History and recipe of the Anolini di Parma
Estimated reading time: 1 minute
This is the story of one of the most famous dishes of the culinary tradition of Parma, one of those dishes that make everybody agree, that can get you feel the embrace of the family even at distance, that can warm mood and body on the coldest days of the year (but not only).
The term anolino derives from the Latin “anulus”, that means ring. Anolino is a stuffed pasta that was born in the 12th century; the first news comes thanks to the manuscripts of Salimbene De Adam, in his “Chronicle” of 1284, but it is necessary to wait until 1500 to see them on the tables of kings and popes thanks to Bartolomeo Scappi, famous Italian Renaissance chef.
The story is based on the diary of Prince Cosimo Meli Lupi of Soragna, a courtier at the ducal court of Parma, who in 1793 reports that Duke Ferdinando I Borbone, lover of the genuine traditions of good food, cherished to dress the cook’s apron to prepare the ravioli, in our dialect anolini.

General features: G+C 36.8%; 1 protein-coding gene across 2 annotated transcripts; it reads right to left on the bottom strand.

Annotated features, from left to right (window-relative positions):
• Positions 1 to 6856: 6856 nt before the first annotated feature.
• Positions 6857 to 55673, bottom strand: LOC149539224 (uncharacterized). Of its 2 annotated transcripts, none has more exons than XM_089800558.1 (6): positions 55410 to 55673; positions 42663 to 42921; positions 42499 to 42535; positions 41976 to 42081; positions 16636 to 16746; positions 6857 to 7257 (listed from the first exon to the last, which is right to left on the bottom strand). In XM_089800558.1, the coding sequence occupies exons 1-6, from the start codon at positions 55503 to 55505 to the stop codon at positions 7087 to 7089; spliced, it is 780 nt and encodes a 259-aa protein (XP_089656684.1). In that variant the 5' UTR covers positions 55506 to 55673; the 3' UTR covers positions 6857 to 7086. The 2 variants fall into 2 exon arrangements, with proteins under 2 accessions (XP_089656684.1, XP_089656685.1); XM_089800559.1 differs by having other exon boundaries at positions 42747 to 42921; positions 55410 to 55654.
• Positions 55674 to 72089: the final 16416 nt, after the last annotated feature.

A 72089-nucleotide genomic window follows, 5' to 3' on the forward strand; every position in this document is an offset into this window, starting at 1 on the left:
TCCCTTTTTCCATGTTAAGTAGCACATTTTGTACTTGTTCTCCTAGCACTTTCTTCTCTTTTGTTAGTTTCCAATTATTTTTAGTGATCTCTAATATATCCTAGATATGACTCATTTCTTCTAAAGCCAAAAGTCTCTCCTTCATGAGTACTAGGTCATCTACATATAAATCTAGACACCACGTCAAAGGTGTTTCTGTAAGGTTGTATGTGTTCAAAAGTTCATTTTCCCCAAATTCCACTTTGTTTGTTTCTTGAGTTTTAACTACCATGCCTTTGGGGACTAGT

Even at the court of Maria Luigia, Duchess of Parma and Piacenza, during the winter courtiers used to eat anolini and it’s connected to her the phrase “Only to king Anolino the Duchess can bow”.
But it’s only thanks to Pellegrino Artusi that finally the anolini recipe becomes a prerogative not only of the wealthy classes, but a heritage of popular cuisine.
There are lots of homemade versions of this recipe, but – since a video is worth a thousand words – we propose you the recipe of the “PASTA GRANNIES” Gina:
If you prefer the original version instead, here is the Pellegrino Artusi’s recipe directly from its manual “Science in the Kitchen and the Art of Eating Well”: